At the end of their first semester in 1960, a small group of Oberlin freshmen signed a remarkable letter to the Oberlin Review in protest of the mandatory sex education seminars they had attended. In the strident, irreverent style that would come to characterize campus rhetoric in the late 1960s, they objected to their instructors’ “unquestioning conformity, Victorian morals,” and “dusty pronouncements of the dangers of Communist infiltration if our sex codes are relaxed.”
The students, at least a few of whom were “red diaper babies,” or children of Communist Party members or other leftists, also offered what was for the time a radical defense of homosexuality. It was the “narrow minded attitude” expressed by their instructors—“that [homosexuals] ought to be pitied, rather than looked down upon”—that “in fact, makes homosexuality the problem that it is,” they argued. “Only if homosexuality is accepted as a natural social phenomenon…can we approach the problem objectively, if we agree that this is a ‘problem’ after all.”
Two weeks later, professor of English W. Arthur Turner responded incredulously to the letter, which he told the students was so “offensive” that it “ought to make your parents ashamed of you.” “For me, and many others who have been at Oberlin since you were in rompers, and longer,” he wrote, “your letter seems…rude and silly.” Moreover, “in terms of the Christian morality upon which this country—and this college—were founded, the implications of your letter are simply immoral.”
This particular debate appears to have ended with Turner’s letter, but the exchange stands at a watershed in Oberlin College’s lesbian, gay, bisexual, and transgender (LGBT) history—looking back at the college’s socially conservative roots, but a harbinger of the movements for sexual freedom that were to come in the 1960s and early 1970s. The letters also illustrate the complex mixture of paternalism, political liberalism, student radicalism, and conservative Christian morality that shaped LGBT people’s experiences of Oberlin, to varying degrees, during the time period this narrative addresses: the 1920s to the early 1970s.
This set of values is consistent with Oberlin’s Christian activist background: founded in 1833 as an evangelical Christian settlement in the West, the college was also a pioneer in coeducation, one of the first in the U.S. to admit students regardless of race, and a key player in the national abolitionist, temperance, and prohibition movements. In more recent years, some have claimed that Oberlin’s early “progressive” commitments have been extended to LGBT issues and individuals. Out magazine, after noting the college’s “legendary” early political history, named Oberlin “the best small school in the country for gays” in 2004, and in 1993, Newsweek similarly dubbed the college a “gay mecca.”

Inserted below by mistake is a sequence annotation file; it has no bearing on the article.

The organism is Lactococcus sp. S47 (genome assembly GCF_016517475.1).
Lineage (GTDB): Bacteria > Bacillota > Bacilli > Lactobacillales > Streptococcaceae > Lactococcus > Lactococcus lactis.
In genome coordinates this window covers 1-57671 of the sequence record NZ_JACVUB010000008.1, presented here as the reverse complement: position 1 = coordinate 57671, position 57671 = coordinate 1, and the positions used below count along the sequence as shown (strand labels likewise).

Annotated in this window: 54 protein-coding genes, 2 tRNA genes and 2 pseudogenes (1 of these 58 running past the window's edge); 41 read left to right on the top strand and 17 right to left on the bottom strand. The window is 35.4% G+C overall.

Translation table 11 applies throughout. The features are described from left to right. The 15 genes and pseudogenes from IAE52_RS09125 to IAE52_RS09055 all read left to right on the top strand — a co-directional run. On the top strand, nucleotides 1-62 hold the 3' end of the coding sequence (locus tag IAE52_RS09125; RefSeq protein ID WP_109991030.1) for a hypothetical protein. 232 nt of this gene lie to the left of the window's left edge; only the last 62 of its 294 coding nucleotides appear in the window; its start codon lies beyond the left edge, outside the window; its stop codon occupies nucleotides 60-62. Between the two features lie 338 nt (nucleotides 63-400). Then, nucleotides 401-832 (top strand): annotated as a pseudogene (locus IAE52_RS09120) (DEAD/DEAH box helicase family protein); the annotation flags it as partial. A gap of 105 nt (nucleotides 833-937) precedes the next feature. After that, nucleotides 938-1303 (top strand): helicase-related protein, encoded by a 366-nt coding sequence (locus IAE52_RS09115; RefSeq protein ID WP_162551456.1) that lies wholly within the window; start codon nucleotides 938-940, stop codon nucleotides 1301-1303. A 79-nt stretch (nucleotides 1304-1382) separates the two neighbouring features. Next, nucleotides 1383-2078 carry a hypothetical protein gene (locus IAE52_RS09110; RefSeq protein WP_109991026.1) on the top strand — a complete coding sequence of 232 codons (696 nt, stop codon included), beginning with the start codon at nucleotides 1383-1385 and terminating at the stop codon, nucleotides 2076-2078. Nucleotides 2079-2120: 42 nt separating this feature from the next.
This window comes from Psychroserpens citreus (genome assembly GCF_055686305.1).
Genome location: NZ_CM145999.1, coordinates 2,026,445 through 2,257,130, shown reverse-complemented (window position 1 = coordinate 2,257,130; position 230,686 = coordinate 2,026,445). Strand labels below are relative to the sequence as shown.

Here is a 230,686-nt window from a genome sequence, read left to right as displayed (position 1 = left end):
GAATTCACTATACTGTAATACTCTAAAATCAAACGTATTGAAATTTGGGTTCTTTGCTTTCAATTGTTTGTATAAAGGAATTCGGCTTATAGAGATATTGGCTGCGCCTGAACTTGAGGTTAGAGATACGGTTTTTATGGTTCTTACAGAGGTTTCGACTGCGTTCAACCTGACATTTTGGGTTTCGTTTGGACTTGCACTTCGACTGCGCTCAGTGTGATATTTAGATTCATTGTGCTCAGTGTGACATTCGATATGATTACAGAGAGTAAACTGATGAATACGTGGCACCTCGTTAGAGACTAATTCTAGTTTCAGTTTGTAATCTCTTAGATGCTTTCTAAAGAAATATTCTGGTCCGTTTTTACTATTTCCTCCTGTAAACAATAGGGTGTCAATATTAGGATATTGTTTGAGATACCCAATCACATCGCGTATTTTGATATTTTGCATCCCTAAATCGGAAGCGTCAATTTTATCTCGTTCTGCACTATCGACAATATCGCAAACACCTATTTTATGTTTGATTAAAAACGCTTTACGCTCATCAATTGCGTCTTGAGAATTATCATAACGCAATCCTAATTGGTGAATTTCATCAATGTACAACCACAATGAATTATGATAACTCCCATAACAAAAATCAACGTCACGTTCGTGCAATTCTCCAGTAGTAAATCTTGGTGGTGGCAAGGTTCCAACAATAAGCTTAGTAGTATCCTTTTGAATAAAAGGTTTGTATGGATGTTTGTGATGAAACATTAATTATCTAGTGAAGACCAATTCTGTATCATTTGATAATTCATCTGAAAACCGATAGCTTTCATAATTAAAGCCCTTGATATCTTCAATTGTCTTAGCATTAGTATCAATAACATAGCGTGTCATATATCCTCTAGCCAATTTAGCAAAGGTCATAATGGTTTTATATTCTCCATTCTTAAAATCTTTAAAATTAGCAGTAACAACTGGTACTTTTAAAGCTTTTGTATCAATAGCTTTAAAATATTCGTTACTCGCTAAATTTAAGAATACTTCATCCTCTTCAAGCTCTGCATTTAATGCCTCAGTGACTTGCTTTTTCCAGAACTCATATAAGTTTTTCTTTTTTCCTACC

This was not true of Oberlin during the 1920s to 1970s. While the college would gradually shed its Christian focus, beginning as early as the late 1800s, its view of sexual morality was constrained by this heritage well into the 1960s, if not beyond. As at other schools, Oberlin administrators and faculty acted in loco parentis (literally “in place of parents”) to shape students’ moral and social development, enforcing a host of restrictive social rules, mandatory religious instruction and sex education programs, sex segregated campus residential zones, and choreographed heterosexual interactions. As the sex seminar exchange suggests, the Oberlin students we now group under the “LGBT” umbrella were most often considered by their academic parents to be objects of pity, immoral, weak-minded, and/or mentally ill. At Oberlin and elsewhere, they were subject to punishment, expulsion, loss of status, and even arrest.
Despite this, LGBT students and faculty created rich campus worlds and social networks. Oberlin was neither “akin to a large closet” before the 1969 Stonewall riots, as the otherwise informative Oberlin LGBT oral history collection Into the Pink asserts—nor were all LGBT Oberlinians “coping with confusion, aloneness, or …finding a cure.”
While a profound sense of stigmatized “difference” weighed heavily on many minds, not all LGBT Oberlinians internalized feelings of immorality, mental illness, or deviancy. Few were as bold or “political” as the freshmen signers of the sex seminar letter, but many students and faculty accepted their sexual desires or gender difference, and some even recast their stigmatized “difference” as a sign of a privileged or elite relationship to style and talent. And even though the consequences of campus exposure were serious, few reported being completely isolated or “closeted” at Oberlin. Many instead spoke of “wearing a mask” that could be strategically removed in gay circles, or of creating “secret societies” or “clubs.” I found that vibrant gay male campus social networks have flourished as long ago as the 1930s, sometimes flamboyantly so, but more often just below the surface of their fellow Oberlinians’ recognition. [Evidence about bisexual women and lesbians is less conclusive, as discussed in the “Methodology, Identity, and Language” section.]
This narrative seeks to unearth the worlds hidden “behind the masks” of LGBT Oberlin students and faculty. It also offers a view of Oberlin’s history through a “queer” lens, touching on the LGBT-related significance of campus civil rights activism, the influx of World War II veterans, the Conservatory of Music, the campus feminist movement, and the decades-long debate regarding social rules and the in loco parentis campus community model. As such, this narrative is influenced by the effort to reclaim stories of pre-Stonewall LGBT lives and debunk what historian George Chauncey has called the myths of “isolation, invisibility, and internalization.”